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Prison Privatization Canada: Refugee Asylum Reforms Will Benefit Private Prison Companies, Critics Charge

The Harper government’s plans to reform Canada’s refugee system could end up being a back door for the privatization of prisons and detention centres, critics warn.

Changes to Canada’s refugee system, to go into effect on December 15, will likely increase the number of asylum seekers held in detention by the Canadian Border Services Agency.

The rules will give Immigration Minister Jason Kenney the power to designate a refugee or groups of refugees as “irregular arrivals,” in which case detention would be mandatory. The designation is expected to be applied mostly to refugees from European Union countries, particularly Roma refugee claimants from Eastern Europe.

Although the process for applying and accepting or rejecting refugees is being accelerated, it’s expected the number of refugee claimants held in detention will grow in the wake of the new rules.

The Guardian names BD Hamilton and Associates, a relatively unknown Toronto real estate company, as having lobbied the Tories to "work with the Government of Canada to build a refugee detention centre in Toronto." Though Ottawa rejected the proposal, documents suggest the company continues to work for detention contracts.

"The proposal called for a [public-private partnership] arrangement that was to be financed by Hamilton and Associates and potentially other Canadian registered/incorporated investors," Emily Wehbi of National Public Relations, which represents BD Hamilton, told The Guardian.

The paper also reports that the company’s head, Bridget Hamilton, served as a director at Corbel Management Corporation until 2009. Corbel currently has a contract to manage the immigrant detention facility near Toronto’s airport. Though private sector involvement is very limited in Canada's prisons, contractors play a larger role at detention centres, where they have management and security contracts.

"The concern with having the government entering into contracts with private companies offering 'detention services" is accountability,” immigration lawyer David Niren told Yahoo! News Canada. “Detainees have rights under the law and the question is whether these private service providers will be held accountable when their client is the government.”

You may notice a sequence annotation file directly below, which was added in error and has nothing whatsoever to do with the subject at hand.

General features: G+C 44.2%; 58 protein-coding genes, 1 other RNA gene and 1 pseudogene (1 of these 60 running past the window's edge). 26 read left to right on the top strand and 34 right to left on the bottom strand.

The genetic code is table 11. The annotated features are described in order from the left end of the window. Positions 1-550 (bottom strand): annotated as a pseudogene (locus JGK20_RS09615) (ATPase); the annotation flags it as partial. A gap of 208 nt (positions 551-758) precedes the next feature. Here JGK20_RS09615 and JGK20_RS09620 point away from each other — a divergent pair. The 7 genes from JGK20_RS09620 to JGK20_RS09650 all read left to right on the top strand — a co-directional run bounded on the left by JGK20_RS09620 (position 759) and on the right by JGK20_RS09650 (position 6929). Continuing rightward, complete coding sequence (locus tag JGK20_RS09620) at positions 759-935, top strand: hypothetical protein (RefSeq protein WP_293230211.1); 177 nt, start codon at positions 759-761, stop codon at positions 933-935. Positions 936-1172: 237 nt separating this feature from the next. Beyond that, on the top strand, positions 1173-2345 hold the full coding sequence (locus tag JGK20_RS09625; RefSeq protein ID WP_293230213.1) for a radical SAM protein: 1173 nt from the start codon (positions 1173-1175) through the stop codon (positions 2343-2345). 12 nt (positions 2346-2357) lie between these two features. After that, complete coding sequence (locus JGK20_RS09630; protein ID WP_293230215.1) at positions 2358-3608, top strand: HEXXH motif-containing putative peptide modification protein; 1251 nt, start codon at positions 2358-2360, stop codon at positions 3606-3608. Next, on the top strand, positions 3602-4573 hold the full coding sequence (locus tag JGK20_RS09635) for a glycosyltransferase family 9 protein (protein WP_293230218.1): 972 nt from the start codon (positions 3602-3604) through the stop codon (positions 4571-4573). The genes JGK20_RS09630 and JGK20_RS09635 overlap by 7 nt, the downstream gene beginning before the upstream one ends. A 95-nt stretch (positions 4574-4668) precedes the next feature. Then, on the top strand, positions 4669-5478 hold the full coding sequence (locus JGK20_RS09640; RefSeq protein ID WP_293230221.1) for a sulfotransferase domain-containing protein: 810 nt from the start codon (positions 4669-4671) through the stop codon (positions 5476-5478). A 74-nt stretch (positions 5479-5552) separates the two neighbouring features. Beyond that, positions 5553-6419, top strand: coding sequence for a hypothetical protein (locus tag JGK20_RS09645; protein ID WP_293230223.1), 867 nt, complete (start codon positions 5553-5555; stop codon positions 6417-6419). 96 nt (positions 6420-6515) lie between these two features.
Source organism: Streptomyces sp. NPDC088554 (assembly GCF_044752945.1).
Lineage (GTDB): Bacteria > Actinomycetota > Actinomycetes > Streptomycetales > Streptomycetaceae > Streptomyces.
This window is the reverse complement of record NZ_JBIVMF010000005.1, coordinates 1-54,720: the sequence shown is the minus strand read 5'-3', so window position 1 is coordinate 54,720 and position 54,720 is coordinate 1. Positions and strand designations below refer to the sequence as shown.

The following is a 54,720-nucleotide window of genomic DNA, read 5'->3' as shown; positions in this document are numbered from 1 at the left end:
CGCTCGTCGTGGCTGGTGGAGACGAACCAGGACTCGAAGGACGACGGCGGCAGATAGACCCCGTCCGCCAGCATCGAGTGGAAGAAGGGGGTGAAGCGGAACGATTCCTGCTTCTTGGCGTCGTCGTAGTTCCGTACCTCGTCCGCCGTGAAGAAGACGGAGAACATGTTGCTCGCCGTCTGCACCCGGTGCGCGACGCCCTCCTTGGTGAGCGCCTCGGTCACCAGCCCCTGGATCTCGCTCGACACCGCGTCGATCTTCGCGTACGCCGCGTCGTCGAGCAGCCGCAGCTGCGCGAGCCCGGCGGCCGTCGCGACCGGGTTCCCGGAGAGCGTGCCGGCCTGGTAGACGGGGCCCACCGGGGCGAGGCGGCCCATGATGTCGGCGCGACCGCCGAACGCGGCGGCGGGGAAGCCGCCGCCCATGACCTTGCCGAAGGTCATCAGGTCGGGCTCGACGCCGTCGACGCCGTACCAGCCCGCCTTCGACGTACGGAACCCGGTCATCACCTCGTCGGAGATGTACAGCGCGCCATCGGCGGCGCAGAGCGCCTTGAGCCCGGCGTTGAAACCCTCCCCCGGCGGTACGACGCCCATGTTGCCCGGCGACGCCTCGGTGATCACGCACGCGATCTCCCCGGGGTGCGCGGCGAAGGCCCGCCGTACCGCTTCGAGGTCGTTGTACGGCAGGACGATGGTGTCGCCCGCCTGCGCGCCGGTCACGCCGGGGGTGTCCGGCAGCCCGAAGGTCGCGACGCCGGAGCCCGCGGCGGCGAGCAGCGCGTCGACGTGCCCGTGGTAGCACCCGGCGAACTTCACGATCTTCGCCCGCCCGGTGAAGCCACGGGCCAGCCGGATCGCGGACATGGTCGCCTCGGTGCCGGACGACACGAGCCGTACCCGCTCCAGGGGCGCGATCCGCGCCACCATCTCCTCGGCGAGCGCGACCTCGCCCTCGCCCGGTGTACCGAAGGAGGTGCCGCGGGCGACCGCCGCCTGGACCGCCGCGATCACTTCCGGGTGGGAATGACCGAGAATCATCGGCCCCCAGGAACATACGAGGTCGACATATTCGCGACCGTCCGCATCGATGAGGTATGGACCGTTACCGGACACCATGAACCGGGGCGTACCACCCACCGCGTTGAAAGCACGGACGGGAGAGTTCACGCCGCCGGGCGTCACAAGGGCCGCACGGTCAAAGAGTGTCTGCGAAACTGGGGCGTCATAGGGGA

Speaking to The Guardian, University of Ottawa criminologist Justin Piche questioned whether the new refugee rules are “coming out of the need to detain people who are seeking refuge in Canada, or is that being driven by companies... who stand to profit tremendously [from] incarcerating people?"

Piche noted that Kenney has toured for-profit detention facilities in Australia.

"By planning, by touring these different facilities, by having meetings with these different companies, it suggests that perhaps they [the Harper government] don't expect this bill to deter anything, and what they're in fact doing is creating a useful crisis in the form of mandatory detention that will be resolved by privatized detention facilities," he said.

Critics of private detention centres point to the United States as a cautionary example of what can happen when private companies build an industry out of detaining would-be immigrants.

The U.S. has seen an enormous boom in the portion of detention facilities being run for profit, with nearly half of all detainee beds now in private hands, compared to around 10 per cent just a decade ago.

Over the past 10 years, the industry’s largest U.S. companies spent some $45 million on lobbying and campaign donations to ensure more business for themselves, the Associated Press reported. In that time, immigrant and refugee detention reached record highs.

Federal officials have admitted that privately run facilities don’t necessarily translate into lower bills for taxpayers, the AP added.

The Harper government has moved cautiously on the issue of prison privatization, officially denying that it plans to privatize federal facilities while at the same time meeting with lobbyists pushing for more private involvement in prisons.

According to a report at CTV earlier this fall, the federal government hired auditor Deloitte & Touche to study private prison models in seven foreign countries, to determine their “relevancy to [the] Canadian market.”

According to a report at Bloomberg, U.S. private prisons — faced with shrinking prison budgets and hits to their reputation at home — are lobbying for work in Canada. Federal documents showed the Correctional Service of Canada “may consider” contracting out some prison services.

The Guardian reported this past summer that two of the largest U.S. private prison operators — Geo Group and Management and Training Corp. (MTC) — are lobbying Ottawa for business, and representatives of Geo Group met with Public Safety Minister Vic Toews last year.

Both Geo Group and MTC have suffered bad publicity recently at some of their U.S. facilities. Geo Group is the target of a class-action lawsuit alleging that one of its youth facilities in Louisiana was plagued by sexual abuse. The suit alleges that guards engaged in sex with inmates -- who at that facility range in age from 13 to 22 -- and smuggled drugs into the prison. The facility allegedly denied health care and education services to inmates as well. A federal judge described the Geo Group prison as "a cesspool of unconstitutional and inhuman acts."

An MTC facility in Kingman, Arizona, was the site of an escape by two convicted murderers in 2010. In its investigation of the incident, the state of Arizona found the facility’s alarms were not functioning properly, and the company hadn’t carried out maintenance on them in more than a year.

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